Unlike the group experiment design, single-subject research focuses on only a single group of study. Here, a researcher can use a multiple-baseline design to conduct this particular experiment. A consistent pattern of behavior under ordinary conditions will form the baseline. Then, teachers will employ intervention conditions in sequence for each student in the study group until all students are covered. To come up with credible results, it is necessary to observe each student in the study group separately. A predominance of positive social interactions from students placed under positive teaching support as compared to those who are not under intervention conditions suggests a functional relationship between positive teaching support and positive social interactions (Tankersley et al., 2008).
Why the Baseline Condition is Important
A baseline condition is prerequisite for single-subject research design. A baseline condition helps to verify an experiment since it assures a researcher that any positive observation is a sole result of intervention measures, and not because of any special conditions within a study group (Tankersley et al., 2008). In addition, a baseline condition helps a researcher to determine a constant pattern of behavior, which helps a researcher to move from ordinary level of performance to intervention performance (Tankersley et al., 2008). Moreover, a baseline condition helps a researcher to establish a stable set of conditions from where he can progress to test for the presence of functional variables (Tankersley et al., 2008).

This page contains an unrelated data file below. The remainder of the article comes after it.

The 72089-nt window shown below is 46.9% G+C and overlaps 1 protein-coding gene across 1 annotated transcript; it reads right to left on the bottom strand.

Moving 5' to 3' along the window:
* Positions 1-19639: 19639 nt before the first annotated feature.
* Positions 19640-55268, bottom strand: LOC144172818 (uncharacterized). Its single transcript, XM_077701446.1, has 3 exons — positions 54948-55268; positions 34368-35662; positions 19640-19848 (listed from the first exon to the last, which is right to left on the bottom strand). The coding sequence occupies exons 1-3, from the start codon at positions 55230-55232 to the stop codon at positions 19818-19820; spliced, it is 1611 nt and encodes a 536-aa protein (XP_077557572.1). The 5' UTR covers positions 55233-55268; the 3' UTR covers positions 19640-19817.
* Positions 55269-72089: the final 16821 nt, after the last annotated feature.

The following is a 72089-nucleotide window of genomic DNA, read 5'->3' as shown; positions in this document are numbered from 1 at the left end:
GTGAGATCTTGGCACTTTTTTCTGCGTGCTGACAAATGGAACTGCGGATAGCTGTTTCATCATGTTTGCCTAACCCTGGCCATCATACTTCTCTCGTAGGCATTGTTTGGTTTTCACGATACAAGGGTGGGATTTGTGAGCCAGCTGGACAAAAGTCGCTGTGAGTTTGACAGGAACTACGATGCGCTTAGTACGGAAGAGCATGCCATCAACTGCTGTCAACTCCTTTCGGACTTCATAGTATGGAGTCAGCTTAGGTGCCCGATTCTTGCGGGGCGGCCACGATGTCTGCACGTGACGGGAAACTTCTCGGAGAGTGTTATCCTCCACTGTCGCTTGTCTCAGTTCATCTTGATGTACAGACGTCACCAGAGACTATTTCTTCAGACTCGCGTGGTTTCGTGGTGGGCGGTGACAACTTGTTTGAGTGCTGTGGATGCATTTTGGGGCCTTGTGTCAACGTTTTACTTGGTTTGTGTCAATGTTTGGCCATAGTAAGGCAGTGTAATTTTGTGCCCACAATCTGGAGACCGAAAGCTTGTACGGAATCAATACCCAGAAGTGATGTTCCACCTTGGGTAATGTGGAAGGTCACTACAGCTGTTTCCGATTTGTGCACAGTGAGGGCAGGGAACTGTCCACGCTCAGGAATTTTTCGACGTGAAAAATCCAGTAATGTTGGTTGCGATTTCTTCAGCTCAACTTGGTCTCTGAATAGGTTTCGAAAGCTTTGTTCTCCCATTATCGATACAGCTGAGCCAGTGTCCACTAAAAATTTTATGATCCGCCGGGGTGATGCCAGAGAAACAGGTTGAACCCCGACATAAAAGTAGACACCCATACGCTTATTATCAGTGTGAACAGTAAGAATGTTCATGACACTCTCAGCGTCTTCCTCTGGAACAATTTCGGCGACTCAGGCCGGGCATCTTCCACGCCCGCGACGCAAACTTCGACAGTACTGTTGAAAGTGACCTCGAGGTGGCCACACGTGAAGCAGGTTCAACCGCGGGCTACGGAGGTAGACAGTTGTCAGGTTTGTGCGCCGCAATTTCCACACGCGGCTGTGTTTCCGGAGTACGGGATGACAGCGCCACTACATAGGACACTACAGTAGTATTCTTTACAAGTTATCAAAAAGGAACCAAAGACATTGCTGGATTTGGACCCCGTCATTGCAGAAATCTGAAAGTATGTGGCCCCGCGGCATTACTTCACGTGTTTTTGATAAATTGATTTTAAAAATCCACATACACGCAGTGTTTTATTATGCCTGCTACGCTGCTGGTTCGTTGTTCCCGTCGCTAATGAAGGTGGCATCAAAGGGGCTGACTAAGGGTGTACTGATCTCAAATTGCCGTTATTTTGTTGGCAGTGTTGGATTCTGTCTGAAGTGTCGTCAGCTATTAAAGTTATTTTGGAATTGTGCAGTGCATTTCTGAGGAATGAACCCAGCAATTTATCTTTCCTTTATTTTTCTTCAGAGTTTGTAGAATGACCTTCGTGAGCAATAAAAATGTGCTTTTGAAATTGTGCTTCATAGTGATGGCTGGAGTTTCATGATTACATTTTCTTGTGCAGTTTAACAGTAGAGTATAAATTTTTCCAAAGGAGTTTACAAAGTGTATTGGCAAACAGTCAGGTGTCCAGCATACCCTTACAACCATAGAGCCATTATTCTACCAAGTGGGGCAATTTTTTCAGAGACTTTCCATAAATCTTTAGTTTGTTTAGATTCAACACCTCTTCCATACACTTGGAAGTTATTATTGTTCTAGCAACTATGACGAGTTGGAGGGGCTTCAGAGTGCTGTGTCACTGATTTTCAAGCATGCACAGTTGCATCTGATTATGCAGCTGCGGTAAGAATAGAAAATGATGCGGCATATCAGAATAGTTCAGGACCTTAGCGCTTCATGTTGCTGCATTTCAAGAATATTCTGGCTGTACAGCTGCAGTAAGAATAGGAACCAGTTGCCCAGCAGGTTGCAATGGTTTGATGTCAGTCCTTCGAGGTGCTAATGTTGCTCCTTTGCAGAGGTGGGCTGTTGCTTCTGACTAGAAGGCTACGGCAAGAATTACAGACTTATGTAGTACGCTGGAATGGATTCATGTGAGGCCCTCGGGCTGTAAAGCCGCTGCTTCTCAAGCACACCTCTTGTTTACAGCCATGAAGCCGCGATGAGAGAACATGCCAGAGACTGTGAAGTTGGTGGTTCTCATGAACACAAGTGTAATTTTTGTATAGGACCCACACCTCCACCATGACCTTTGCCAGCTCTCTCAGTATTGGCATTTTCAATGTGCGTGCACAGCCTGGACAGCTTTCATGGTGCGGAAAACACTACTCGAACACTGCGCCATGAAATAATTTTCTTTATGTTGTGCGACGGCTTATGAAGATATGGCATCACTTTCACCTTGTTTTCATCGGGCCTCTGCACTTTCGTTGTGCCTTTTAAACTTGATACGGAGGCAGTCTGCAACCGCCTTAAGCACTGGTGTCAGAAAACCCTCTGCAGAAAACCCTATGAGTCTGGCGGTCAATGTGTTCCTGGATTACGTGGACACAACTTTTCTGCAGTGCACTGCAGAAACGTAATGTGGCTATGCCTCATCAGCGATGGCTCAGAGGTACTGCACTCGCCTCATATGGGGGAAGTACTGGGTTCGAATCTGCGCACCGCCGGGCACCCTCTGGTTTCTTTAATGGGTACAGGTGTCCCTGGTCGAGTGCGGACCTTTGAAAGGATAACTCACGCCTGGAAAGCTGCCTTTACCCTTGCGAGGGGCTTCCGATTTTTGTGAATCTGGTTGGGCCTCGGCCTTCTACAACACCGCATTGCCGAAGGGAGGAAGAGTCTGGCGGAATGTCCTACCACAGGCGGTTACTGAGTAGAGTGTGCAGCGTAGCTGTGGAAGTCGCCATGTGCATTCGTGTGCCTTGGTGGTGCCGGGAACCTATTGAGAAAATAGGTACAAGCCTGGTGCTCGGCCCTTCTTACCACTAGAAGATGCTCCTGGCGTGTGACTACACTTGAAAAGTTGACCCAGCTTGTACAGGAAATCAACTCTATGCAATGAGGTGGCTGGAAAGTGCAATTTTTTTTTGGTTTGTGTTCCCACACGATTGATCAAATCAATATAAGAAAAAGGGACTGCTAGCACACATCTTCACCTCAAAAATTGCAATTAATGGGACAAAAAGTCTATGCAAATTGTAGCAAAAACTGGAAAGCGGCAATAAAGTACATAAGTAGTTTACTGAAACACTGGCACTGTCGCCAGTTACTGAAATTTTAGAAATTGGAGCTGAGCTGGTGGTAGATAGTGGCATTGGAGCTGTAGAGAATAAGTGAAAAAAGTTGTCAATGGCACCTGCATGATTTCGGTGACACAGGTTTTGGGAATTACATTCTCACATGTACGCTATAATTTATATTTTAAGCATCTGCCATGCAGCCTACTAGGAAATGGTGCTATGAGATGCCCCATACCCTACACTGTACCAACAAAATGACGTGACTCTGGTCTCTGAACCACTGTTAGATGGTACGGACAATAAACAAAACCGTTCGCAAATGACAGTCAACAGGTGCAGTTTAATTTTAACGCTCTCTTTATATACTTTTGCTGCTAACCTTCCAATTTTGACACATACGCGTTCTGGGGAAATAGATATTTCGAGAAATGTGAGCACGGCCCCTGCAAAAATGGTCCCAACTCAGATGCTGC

Important Characteristics of Baseline Research
Every subject-based research must have three important features. First, it must have a consistent, reliable and repetitive system of measuring targeted behaviors (Tankersley et al., 2008). The main aim of using such a system is to guarantee the accuracy and reliability of measured behavior; thus, it is fruitful for teachers to use this approach. Here, several approaches (including a broad system of measurements that focuses on the use of multiple observers and repeated measurements in an effort to come up with consistent results) can help.